Approximately four hours will be needed to complete most of the requirements. Scouts hoping to complete and earn their badges at the show should have completed requirement number 8 and must bring it to the show.
Scouts registering for this event will have the opportunity to attend a first-day ceremony, tour the exhibit floor, visit the youth area, as well as receive direct instruction Preregistration is required and a small fee will be charged to cover the cost of supplies.
For more information and to register, write to MaryAnn Bowman at the above address
July/August issue No column this issue
Using Philatelic Newspapers - Part 1
By WFSC VP Youth Division, MaryAnn Bowman
Stamp periodicals (newspapers and magazines) are readily available for the youth leader. They can be picked up at stamp shows and are often found in donations of philatelic materials. Collectors who may not be so quick to donate stamps to your program are often more than willing to give you their stamp periodicals. When these items are current or a year old, the resourceful stamp club leader can find some activity to put them to good use.
A newspaper scavenger hunt is an activity that can be completed as a group or in teamwork and can also be offered as a contest with prizes awarded. Large sheets of paper are divided into rectangular regions with colored markers (patchwork-quilt style). In each area, write one listing of a philatelic nature. Depending upon the lesson you wish to reinforce, the terms selected will emphasize and reinforce the concepts presented. Beginning collectors might benefit from finding examples of an airmail stamp, commemorative, first-day cover, German stamp, etc. Older children or more advanced collectors might be challenged to find a letter to the editor regarding the proliferation of stamp issues, a classified ad selling a stamp mixture for under $5, or a stamp cartoon. Cut and glue the item into the appropriate square.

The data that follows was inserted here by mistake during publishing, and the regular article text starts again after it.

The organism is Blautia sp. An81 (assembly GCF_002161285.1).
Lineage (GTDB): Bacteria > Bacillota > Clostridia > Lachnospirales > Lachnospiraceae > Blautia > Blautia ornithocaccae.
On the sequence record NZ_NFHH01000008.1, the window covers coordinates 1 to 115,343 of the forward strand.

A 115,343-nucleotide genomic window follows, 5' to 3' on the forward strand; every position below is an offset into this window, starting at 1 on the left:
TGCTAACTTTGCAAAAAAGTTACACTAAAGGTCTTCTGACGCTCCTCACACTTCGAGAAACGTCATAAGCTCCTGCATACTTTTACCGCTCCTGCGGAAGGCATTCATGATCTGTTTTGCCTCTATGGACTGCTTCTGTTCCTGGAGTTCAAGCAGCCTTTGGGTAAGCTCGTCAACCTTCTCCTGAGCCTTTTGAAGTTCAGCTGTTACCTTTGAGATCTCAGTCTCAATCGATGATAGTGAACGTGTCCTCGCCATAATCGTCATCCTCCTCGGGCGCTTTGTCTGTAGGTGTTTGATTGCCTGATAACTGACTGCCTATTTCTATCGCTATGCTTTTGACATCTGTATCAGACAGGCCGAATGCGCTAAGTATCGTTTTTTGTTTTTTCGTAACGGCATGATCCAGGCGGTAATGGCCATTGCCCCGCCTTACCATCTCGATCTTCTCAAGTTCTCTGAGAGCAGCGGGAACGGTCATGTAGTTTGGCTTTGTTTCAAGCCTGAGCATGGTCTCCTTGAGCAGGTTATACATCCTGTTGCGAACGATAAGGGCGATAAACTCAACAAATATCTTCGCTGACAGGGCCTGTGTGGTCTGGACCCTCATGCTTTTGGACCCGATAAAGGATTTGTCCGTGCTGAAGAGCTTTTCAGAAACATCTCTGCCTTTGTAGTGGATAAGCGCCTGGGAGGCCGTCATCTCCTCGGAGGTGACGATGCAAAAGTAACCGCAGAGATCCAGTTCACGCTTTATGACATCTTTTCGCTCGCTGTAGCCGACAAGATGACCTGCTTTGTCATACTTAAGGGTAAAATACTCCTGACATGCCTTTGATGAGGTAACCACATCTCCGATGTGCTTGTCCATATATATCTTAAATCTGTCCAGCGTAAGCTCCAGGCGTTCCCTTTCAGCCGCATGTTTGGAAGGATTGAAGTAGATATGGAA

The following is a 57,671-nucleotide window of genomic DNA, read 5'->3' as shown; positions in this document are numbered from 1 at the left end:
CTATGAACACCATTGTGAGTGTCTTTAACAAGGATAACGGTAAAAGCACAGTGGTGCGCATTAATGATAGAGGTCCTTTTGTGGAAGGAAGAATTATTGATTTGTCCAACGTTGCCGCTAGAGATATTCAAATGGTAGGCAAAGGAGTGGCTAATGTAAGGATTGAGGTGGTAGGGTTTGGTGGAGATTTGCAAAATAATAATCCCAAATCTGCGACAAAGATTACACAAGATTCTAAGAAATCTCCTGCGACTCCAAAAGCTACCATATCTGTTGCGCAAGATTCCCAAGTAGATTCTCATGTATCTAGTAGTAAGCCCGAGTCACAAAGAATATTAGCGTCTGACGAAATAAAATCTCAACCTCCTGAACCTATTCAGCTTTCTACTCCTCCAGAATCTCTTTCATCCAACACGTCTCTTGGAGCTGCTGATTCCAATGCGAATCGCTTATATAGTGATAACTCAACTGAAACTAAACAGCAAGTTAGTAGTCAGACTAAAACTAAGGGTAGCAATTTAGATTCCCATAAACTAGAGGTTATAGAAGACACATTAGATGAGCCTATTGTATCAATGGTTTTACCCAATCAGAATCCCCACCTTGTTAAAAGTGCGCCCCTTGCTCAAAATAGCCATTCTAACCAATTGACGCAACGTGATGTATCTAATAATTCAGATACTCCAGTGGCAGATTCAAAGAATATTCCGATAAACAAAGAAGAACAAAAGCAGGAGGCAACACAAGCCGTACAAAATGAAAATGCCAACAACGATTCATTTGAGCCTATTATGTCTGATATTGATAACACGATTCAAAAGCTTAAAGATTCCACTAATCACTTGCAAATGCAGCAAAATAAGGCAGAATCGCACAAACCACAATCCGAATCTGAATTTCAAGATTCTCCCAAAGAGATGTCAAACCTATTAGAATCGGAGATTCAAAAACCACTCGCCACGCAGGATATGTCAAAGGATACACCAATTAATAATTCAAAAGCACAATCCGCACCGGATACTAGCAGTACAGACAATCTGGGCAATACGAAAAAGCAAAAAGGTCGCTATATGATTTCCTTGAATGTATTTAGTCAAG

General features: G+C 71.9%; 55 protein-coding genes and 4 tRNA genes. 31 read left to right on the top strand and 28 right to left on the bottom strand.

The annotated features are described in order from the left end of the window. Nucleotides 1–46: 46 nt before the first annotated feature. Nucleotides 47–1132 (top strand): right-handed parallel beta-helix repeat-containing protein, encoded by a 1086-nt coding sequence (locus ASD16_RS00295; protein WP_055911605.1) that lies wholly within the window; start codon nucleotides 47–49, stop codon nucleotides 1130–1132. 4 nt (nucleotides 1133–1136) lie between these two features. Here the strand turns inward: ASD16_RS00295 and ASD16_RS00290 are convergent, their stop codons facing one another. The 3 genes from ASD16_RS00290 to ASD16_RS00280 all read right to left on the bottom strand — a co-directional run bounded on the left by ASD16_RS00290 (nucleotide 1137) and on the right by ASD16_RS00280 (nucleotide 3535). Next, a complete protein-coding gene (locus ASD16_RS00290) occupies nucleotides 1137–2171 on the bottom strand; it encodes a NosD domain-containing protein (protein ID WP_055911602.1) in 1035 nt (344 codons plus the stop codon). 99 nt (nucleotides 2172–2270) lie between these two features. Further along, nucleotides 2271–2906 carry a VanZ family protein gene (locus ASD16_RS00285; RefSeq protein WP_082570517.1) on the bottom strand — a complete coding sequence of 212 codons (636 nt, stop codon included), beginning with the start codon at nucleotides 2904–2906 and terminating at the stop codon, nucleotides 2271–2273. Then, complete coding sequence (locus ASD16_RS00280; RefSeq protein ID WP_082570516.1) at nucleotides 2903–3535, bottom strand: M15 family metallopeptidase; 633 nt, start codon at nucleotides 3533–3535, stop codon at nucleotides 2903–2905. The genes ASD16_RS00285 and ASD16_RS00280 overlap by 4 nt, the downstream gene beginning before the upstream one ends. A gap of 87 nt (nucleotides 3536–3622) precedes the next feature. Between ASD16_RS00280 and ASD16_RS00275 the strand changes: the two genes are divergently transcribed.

Find and underline the names of different countries mentioned in the newspaper. Assign one or two countries to each individual/group. Using Scott catalogs, find the following information for each country: location, government, area, population, capital, monetary unit, and year stamps were first issued. Later, have the researcher locate the country on a map and share the information learned with the group.
Discuss important philatelic news stories. For example, the announcement of a rate change invariably leads to the issuance of a non-denominated stamp. Predict the illustration of the next alphabet stamp. When the outcome is known, compare it to the predictions. With the popularity of the Bugs Bunny stamp, predict the next Warner Bros. cartoon character to make its debut on a stamp. You might even incorporate an art activity and draw the future stamp design. Any developing news story could lend itself to making predictions and opening up discussions.
Teach consumer education. Give each collector a pretend dollar amount to spend on stamps/mixtures. Using the classified ads, have them find three examples of ways to spend the money. Cut and paste the three ads on a sheet of paper. Write a short paragraph explaining who they would order from and why.
What ideas do you have for using a philatelic paper with kids? Share your ideas by writing to me at the address shown above. I'll then share them with all our readers in a future column.
STAMPSHOW 97 Youth Area
By WFSC VP Youth Division, MaryAnn
A large area devoted solely to young collectors at STAMPSHOW 97 proved to be a big hit with future philatelists. Over 600 youngsters had the opportunity to experience the fun and excitement that our hobby can generate.
The youth area concept has been undergoing radical changes in recent years. With prototypes being used at the New York Mega-Events and culminating in the version premiering at Pacific 97, it is apparent that the U.S. Postal Service and the American Philatelic Society are hoping to turn the tide and bring more young collectors into the hobby.
A rainbow of colorful balloons arched the entrance to the Stampers Kids area. (Stampers is the trade name for the new Postal Service's youth program, which introduced "cards" as a whole new way to collect and save stamps.) Each child was asked to register. In order to obtain a gift bag, six activities needed to be completed from among these choices:
Stamps Around the World - Children could select stamps and carry them home in a first-day envelope.
Stamp Adventurer - A board game.
Stampers Address Labels - Touch-screen computers were used to produce bar-coded address and parcel labels.
Stamp Wizards - Kids learned how to soak stamps from paper.